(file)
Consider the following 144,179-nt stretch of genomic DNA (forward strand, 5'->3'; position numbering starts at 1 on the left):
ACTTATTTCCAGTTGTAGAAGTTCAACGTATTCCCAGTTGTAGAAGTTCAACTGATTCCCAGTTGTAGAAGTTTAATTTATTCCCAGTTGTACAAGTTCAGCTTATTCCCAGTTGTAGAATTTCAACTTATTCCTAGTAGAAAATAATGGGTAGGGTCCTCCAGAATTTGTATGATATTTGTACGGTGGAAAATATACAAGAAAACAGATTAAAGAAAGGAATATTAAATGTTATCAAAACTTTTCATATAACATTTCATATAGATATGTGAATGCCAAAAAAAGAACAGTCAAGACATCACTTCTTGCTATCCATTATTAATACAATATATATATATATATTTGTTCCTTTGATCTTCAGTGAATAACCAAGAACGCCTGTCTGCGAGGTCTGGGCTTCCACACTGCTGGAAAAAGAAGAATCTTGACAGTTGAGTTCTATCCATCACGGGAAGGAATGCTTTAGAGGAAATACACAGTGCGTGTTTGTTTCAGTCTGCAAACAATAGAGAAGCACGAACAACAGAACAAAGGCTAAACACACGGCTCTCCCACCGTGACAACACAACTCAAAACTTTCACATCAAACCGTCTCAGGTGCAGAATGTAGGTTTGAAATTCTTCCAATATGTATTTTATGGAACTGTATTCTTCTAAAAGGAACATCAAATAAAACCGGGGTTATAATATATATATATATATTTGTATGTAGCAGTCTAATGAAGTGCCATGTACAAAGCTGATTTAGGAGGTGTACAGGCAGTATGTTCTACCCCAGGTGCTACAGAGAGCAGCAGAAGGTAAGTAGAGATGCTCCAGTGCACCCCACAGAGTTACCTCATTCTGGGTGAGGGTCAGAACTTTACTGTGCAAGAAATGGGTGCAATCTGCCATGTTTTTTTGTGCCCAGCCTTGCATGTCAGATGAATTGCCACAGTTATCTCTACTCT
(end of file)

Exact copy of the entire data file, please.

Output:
Consider the following 144,179-nt stretch of genomic DNA (forward strand, 5'->3'; position numbering starts at 1 on the left):
ACTTATTTCCAGTTGTAGAAGTTCAACGTATTCCCAGTTGTAGAAGTTCAACTGATTCCCAGTTGTAGAAGTTTAATTTATTCCCAGTTGTACAAGTTCAGCTTATTCCCAGTTGTAGAATTTCAACTTATTCCTAGTAGAAAATAATGGGTAGGGTCCTCCAGAATTTGTATGATATTTGTACGGTGGAAAATATACAAGAAAACAGATTAAAGAAAGGAATATTAAATGTTATCAAAACTTTTCATATAACATTTCATATAGATATGTGAATGCCAAAAAAAGAACAGTCAAGACATCACTTCTTGCTATCCATTATTAATACAATATATATATATATATTTGTTCCTTTGATCTTCAGTGAATAACCAAGAACGCCTGTCTGCGAGGTCTGGGCTTCCACACTGCTGGAAAAAGAAGAATCTTGACAGTTGAGTTCTATCCATCACGGGAAGGAATGCTTTAGAGGAAATACACAGTGCGTGTTTGTTTCAGTCTGCAAACAATAGAGAAGCACGAACAACAGAACAAAGGCTAAACACACGGCTCTCCCACCGTGACAACACAACTCAAAACTTTCACATCAAACCGTCTCAGGTGCAGAATGTAGGTTTGAAATTCTTCCAATATGTATTTTATGGAACTGTATTCTTCTAAAAGGAACATCAAATAAAACCGGGGTTATAATATATATATATATATTTGTATGTAGCAGTCTAATGAAGTGCCATGTACAAAGCTGATTTAGGAGGTGTACAGGCAGTATGTTCTACCCCAGGTGCTACAGAGAGCAGCAGAAGGTAAGTAGAGATGCTCCAGTGCACCCCACAGAGTTACCTCATTCTGGGTGAGGGTCAGAACTTTACTGTGCAAGAAATGGGTGCAATCTGCCATGTTTTTTTGTGCCCAGCCTTGCATGTCAGATGAATTGCCACAGTTATCTCTACTCT